Ryukin Goldfish has swimbladder issue, Petsmart no help.. - Tropical Fish Keeping - Aquarium fish care and resources
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post #1 of 16 Old 12-08-2008, 02:17 PM Thread Starter
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Post Ryukin Goldfish has swimbladder issue, Petsmart no help..

Hi ~
I've had my Ryukin goldfish for a couple months now, I've previously kept fish. She's a medium size. In a 20 gallon tank, alone, with 20gallon filter. Tank temp 69.7 F, ammonia tested yesterday 0, 0 nitrite, 7.6PH, we have hard water here. I don't have a nitrate kit, is the nitrite an indication? Should I get a nitrate kit too?

Petsmart told me to give her Omega-One goldfish small pellets. Later, she got swimbladder and floated completely upside down for a while (for 30 seconds, I thought she died), then it got better. I now know fancy goldies are prone to this. Petsmart guy recommended HBH Super Soft Spirulina that helps their goldies when they get like this. I tried it - it make her WORSE. Even after soaking it, it still is bad. So I am not using that anymore.

I tried the pea tactic and it works wonders, but I am afraid to feed her peas ALL the time, I am sure it's lacking in something they need. Today I tried the Omega-One food presoaked again and so far, no floating.

Is there a premium food out there that prevents swimbladder? Can a fish recover from this? Should I supplement peas daily with the fish food or leafy greens?

And I am very confused. The back of these fish food containers says 'feed 3 times daily, as much as can be consumed in 2 minutes'. I think that leads a novice to overfeeding. I feed twice a day and am giving her 6 pellets per meal + peas. Is that okay? After the 6 pellets she won't eat anymore and it's waste on the bottom of the tank.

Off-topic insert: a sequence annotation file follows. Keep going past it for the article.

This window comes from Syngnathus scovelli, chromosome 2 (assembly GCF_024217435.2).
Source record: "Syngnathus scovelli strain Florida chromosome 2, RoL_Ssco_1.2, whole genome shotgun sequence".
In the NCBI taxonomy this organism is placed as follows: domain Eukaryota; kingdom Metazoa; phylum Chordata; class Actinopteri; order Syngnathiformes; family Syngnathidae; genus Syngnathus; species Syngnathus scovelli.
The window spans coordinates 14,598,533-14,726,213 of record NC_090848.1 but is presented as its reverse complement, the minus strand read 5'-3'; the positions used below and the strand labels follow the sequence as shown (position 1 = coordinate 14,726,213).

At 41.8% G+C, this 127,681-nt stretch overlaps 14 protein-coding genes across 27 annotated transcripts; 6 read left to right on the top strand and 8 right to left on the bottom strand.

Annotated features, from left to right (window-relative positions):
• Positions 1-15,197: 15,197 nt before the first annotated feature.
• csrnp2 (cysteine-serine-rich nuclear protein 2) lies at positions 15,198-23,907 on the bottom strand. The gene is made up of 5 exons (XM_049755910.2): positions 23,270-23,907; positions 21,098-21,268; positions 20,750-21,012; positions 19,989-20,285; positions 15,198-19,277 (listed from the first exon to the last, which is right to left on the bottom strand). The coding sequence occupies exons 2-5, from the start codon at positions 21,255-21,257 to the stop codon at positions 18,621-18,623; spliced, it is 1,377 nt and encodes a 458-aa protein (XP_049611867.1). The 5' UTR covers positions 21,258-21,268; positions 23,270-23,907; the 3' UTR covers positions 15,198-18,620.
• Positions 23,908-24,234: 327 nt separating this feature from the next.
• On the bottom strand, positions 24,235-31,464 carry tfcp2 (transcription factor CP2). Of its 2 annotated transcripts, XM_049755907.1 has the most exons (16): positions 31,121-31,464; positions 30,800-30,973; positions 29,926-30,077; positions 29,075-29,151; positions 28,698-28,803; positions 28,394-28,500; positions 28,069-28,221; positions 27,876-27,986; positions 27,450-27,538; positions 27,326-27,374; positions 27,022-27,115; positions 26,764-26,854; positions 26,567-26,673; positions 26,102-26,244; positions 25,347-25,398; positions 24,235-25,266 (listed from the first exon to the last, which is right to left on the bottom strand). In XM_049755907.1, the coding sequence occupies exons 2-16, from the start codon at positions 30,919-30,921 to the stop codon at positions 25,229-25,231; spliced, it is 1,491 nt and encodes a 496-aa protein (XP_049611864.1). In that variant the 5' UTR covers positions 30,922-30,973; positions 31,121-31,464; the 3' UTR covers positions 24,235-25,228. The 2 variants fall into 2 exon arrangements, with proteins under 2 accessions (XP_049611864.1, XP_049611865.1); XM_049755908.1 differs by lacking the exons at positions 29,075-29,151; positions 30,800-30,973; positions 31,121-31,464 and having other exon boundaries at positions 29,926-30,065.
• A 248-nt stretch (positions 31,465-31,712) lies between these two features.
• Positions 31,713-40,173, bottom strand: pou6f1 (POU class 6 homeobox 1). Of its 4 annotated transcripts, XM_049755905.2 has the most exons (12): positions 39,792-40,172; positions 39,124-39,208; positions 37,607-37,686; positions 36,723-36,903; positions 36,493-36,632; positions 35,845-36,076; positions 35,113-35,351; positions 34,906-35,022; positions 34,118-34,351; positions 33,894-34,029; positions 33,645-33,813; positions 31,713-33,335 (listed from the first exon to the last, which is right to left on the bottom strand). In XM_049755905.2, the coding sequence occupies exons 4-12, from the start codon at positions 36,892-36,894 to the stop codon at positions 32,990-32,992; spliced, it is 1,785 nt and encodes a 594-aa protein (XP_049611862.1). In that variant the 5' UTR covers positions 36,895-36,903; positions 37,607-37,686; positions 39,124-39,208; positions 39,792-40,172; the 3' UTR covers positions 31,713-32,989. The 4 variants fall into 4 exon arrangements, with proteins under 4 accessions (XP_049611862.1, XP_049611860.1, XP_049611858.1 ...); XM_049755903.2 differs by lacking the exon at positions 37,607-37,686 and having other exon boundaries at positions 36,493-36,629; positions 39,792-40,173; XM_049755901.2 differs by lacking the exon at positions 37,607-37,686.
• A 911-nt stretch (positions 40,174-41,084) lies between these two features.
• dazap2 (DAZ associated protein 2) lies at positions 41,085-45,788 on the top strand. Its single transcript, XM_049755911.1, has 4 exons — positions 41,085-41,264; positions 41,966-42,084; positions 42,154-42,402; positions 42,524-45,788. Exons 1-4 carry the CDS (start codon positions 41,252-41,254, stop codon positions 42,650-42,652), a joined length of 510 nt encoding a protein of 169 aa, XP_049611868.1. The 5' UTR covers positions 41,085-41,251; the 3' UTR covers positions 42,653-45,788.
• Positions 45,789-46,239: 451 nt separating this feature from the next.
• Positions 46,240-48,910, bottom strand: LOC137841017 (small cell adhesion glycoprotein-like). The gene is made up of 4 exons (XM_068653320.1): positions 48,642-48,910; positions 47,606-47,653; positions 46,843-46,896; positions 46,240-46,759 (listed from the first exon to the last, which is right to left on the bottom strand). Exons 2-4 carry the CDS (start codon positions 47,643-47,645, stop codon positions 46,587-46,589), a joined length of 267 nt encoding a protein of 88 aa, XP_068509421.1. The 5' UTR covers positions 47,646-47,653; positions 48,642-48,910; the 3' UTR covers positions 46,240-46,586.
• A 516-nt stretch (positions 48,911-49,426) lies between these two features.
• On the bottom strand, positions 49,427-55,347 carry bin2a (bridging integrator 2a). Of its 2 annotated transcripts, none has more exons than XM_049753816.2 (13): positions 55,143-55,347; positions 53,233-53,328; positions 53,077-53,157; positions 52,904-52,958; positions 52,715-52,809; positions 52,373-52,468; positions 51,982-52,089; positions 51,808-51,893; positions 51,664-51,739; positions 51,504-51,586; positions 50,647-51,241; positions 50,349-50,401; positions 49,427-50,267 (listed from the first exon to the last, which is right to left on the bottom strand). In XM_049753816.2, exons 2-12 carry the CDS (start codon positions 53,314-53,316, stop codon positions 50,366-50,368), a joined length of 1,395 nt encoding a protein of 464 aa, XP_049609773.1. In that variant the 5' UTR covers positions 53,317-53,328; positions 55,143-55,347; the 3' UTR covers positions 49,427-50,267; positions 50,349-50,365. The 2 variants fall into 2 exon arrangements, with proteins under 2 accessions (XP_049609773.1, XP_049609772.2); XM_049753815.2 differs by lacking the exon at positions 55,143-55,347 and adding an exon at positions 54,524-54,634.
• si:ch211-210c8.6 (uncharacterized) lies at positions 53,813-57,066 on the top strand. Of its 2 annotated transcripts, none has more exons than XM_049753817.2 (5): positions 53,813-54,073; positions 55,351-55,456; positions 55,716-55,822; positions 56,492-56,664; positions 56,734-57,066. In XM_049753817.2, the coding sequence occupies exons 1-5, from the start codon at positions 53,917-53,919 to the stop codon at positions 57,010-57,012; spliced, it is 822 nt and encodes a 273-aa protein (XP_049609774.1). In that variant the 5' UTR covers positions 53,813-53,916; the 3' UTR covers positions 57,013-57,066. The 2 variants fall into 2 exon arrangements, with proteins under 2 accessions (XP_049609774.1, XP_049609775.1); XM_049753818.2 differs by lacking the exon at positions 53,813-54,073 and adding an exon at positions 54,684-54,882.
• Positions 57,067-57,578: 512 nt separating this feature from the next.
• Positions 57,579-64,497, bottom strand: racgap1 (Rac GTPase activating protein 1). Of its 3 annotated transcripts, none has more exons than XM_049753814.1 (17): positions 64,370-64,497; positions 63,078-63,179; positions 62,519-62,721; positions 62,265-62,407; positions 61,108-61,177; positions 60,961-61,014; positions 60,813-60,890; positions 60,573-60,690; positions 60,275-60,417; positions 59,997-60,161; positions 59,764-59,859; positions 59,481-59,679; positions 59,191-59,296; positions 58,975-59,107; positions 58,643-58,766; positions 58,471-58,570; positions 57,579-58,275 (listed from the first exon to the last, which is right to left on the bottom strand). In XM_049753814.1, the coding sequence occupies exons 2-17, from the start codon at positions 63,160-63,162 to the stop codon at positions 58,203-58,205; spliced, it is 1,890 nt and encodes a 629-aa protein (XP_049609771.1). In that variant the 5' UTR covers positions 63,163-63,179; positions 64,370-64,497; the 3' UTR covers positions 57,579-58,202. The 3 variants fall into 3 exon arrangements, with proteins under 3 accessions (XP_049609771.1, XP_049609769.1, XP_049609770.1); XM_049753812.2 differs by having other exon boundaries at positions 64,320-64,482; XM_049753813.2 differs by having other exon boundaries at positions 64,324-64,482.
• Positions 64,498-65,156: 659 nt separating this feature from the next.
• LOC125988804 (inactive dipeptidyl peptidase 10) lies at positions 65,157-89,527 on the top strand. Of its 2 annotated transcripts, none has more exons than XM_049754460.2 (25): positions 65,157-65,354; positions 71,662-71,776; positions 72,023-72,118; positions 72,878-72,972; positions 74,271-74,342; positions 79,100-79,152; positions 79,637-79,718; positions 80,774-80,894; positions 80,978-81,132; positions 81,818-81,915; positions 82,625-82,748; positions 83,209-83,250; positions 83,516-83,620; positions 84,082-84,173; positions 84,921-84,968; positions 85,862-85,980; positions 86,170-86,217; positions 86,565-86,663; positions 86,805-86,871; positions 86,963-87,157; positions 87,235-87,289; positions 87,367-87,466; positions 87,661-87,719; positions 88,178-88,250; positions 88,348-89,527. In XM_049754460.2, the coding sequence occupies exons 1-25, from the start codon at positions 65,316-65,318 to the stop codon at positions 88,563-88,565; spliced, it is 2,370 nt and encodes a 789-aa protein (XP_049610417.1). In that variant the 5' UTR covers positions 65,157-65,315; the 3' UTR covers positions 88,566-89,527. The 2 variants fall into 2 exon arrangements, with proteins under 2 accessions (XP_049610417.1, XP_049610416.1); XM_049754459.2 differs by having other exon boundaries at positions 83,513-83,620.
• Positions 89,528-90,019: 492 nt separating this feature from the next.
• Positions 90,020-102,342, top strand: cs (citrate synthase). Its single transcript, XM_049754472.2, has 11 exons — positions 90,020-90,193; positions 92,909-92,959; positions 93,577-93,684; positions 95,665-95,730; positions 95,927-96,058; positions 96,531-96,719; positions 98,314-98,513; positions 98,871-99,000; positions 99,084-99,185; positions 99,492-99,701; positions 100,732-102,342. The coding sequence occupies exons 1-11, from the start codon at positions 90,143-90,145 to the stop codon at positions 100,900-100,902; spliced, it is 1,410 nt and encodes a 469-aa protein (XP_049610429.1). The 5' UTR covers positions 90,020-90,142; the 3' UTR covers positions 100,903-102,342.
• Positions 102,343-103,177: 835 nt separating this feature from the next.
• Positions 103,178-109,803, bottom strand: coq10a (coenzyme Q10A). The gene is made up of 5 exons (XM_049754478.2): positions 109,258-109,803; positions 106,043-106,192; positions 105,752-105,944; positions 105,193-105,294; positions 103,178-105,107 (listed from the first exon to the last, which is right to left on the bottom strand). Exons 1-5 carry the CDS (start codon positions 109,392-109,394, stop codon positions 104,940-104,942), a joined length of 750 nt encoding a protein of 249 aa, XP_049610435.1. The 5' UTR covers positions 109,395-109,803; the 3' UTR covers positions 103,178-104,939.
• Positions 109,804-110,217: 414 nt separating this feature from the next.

Should I give her some freeze-dried bloodworms as a treat? Or no..?

I do a water change every 2-3 weeks and replace the filter every month and a half. Is this good?

Thanks in advance.
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post #2 of 16 Old 12-08-2008, 05:05 PM
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hello and welcome. :)
the filter shoould only need washing in old tank water,when you do the water change.
you can completly cange one filter pad at a time,leaving a long gap between changes.
i would advise for any Goldfish that the food is always pre soaked,so the fish don't gulp
in a tonn of air when feeding.
to help with food on the bottom,only feed very small amounts,and twice a day is plenty,
haha they can be such piggies when it comes to food,they would eat all day.
the other question was about the Nitrate tester,yes i'd get one.
the kit most if not all of us here use is the API master test kit. :)
hope i've been a help.

when you set up a new tank,hide an extra
sponge or two behind some decor,that way you have
something seeded for you next filter.
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post #3 of 16 Old 12-09-2008, 12:19 PM
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I could be wrong so someone correct me if so, but I think you need a stronger filter and a bigger tank for one thing. Get a filter that's rated for more than your tank size. Not sure how to help with the swimbladder issues.
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post #4 of 16 Old 12-09-2008, 06:45 PM
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I also have a goldfish with swimbladder disease. He has had it 4 mounths now. I give him peas daily and a small amount of flakes in the morning. From what I have read, 1 pellet a day is enough to keep a goldfish healthy and growing. Jungle Labs makes Fungus Clear which claims to cure swimbladder disease. They sell it at DoctorsFosterandSmith.com. I think I may try it.
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post #5 of 16 Old 12-10-2008, 08:12 AM
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There are no preventative foods. From what I understand peas are the only treatment that yields good results. I would keep feeding peas, she doesn't need much.

Your tank size and filter sound good to me. Although, I would suggest gravel vac-ing more often. Taking out about 10 - 15% each time. That way your fish gets more clean water.

I hope your fishy feels better!
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post #6 of 16 Old 12-10-2008, 10:07 AM Thread Starter
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Originally Posted by Chrisseh View Post